It was in Monument Valley that John Ford’s western classics “Stagecoach” and “Once Upon a Time in the West” were filmed in the 1930s. The giant red rock formations of limestone and sandstone, which have stood the test of time of nature’s natural forces, jut high into the sky against a vast desert landscape.

A refreshing sense came over me as we approached the turquoise waters of Lake Powell and the adjoining Glen Canyon Dam for our two-night stay in the area. The lake is fed by the Colorado River and has the capacity to store enough water to offset a 10-year drought. The Glen Canyon National Recreation Area is approximately 36,000 acres larger than the Grand Canyon. 

The relaxing boat ride through the nearby Antelope Canyon gave me another perspective, as we travelled through narrow waterways banked by towering rock formations reflecting an array of colours from the sun’s rays. Evenings were equally glorious, as I could feel a soft breeze sitting by the still lake with only the glow of stars and boat lights illuminating the navy blue waters.

Bryce Canyon, Zion National Park

Our next few days were the highlight of the trip, with astonishing sweeping views via hikes and walks through Utah’s Bryce Canyon and Zion National Park. A real eye-catcher is the enormous orange, pink, and yellow limestone spirals or hoodoos of Bryce Canyon, which became a National Monument in 1923. Legend has it that the Paiute Indians believed these statue-like hoodoos were “legend people,” animals, and birds that had been turned into stone.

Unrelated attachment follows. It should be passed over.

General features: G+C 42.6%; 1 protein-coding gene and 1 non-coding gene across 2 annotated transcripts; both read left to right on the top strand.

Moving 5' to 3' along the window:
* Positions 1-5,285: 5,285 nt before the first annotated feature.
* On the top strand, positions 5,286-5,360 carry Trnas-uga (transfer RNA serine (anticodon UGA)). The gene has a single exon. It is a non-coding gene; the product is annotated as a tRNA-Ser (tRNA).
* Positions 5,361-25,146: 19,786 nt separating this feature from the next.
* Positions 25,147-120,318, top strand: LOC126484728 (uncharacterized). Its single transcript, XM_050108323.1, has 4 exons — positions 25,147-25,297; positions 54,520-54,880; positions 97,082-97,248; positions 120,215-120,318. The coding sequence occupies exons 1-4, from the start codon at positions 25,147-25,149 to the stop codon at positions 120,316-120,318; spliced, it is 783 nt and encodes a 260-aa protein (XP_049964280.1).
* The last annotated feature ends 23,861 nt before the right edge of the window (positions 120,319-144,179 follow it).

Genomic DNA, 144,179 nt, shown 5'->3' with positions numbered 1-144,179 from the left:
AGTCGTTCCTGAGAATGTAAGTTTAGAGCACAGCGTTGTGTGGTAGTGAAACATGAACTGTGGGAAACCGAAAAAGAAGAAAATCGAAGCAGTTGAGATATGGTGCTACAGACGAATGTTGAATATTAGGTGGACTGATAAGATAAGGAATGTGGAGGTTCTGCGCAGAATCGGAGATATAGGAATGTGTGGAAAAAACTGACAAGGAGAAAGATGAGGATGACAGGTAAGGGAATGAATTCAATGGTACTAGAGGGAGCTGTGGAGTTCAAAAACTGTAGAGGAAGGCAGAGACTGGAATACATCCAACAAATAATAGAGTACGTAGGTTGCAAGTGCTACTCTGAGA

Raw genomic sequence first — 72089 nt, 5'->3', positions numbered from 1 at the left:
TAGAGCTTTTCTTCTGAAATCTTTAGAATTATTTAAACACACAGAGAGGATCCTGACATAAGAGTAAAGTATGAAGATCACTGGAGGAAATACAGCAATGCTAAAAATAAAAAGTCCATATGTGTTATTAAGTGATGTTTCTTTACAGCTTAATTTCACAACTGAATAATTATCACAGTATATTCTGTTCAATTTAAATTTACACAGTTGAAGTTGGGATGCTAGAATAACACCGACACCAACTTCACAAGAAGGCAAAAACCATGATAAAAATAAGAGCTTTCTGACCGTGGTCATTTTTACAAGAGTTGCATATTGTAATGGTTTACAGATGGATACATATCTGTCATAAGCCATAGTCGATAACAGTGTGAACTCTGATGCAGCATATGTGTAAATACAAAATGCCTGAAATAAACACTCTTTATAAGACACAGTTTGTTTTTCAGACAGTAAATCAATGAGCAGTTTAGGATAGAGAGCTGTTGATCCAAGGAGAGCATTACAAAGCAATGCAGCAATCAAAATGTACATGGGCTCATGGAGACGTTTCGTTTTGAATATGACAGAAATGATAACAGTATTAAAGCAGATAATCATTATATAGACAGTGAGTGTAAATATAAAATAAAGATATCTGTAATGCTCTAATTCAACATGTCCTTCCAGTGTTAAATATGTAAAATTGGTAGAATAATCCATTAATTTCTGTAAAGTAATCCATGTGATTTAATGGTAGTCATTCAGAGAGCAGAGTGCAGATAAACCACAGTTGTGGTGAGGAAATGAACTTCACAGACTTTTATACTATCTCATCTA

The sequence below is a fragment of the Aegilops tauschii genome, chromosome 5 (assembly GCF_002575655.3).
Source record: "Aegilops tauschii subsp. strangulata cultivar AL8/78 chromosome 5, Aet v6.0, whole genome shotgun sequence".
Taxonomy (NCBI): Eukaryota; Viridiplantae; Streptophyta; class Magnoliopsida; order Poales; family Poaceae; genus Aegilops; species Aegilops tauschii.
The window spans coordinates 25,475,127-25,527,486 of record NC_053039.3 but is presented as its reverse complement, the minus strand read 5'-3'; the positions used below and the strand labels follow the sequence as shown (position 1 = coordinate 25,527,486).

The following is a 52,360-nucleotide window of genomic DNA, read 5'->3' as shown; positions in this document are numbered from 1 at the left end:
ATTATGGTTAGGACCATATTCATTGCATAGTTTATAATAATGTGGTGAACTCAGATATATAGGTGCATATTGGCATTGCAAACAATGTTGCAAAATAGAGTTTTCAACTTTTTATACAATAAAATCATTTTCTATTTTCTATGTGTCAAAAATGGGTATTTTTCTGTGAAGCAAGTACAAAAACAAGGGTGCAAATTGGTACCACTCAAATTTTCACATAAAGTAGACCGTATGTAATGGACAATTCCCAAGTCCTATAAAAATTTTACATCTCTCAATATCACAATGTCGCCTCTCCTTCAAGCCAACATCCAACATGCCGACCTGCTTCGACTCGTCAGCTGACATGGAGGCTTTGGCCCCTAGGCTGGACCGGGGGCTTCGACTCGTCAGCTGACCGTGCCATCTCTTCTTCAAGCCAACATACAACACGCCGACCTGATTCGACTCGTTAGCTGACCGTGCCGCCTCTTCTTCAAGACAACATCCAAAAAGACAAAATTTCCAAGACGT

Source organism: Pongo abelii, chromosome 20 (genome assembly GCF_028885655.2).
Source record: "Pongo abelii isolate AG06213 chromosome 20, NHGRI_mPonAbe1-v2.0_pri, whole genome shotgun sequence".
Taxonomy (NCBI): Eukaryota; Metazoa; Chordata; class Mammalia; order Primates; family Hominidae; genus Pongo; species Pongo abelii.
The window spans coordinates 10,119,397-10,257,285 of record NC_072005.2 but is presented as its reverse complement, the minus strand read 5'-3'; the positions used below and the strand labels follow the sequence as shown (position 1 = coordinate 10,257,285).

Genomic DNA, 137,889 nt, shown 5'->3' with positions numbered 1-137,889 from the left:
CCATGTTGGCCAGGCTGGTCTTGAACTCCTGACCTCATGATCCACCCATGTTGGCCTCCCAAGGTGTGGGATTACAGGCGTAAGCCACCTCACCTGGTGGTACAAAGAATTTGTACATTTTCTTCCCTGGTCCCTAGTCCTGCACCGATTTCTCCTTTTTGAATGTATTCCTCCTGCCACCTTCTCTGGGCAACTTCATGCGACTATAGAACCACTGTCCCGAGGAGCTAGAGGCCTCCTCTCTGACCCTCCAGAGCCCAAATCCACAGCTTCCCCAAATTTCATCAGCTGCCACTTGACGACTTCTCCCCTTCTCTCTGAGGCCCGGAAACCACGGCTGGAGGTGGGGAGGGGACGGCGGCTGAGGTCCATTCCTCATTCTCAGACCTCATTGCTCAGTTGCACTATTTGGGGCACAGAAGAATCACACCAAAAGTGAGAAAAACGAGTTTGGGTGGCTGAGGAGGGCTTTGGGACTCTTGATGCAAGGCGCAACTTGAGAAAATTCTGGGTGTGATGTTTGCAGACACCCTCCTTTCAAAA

The finale was the two-night stay in Southwestern Utah at the 147,597-acre Zion National Park and its red monoliths, some of the highest in the world, formed by sediments of sand dunes and ocean deposits tens of millions of years ago. Our tour guide explained how the biblical names of these dramatic rock formations, Great White Throne and Angel’s Landing, further sets the tone for the spiritual setting of Zion, which means a sacred or heavenly place. 

Here I hiked the Lower Emerald Pool Trail and then cut off to the Grotto Trail. After an hour’s hike, I crossed the bridge to the tram junction to take the shuttle to the famous Narrows Trail, which eventually led to the rocky Virgin River where you actually have to continue the hike knee deep in water. People come from all over the world for this experience. I chose to stop at this point and just enjoy the scenery and giant mountainscape around me before circling back. 

The sheer magnificence of the region brings to mind the statement by poet William Wordsworth, which can artfully sum up one’s personal journey through America’s grand canyons and parks: “Nature never did betray the heart that loved her.”

For more information on bus tours via Caravan Tours, call 1-800-227-2826 or visit:

Beverly Mann has been a feature, arts, and travel writer in the San Francisco Bay Area for the past 28 years. To read more of her articles, visit: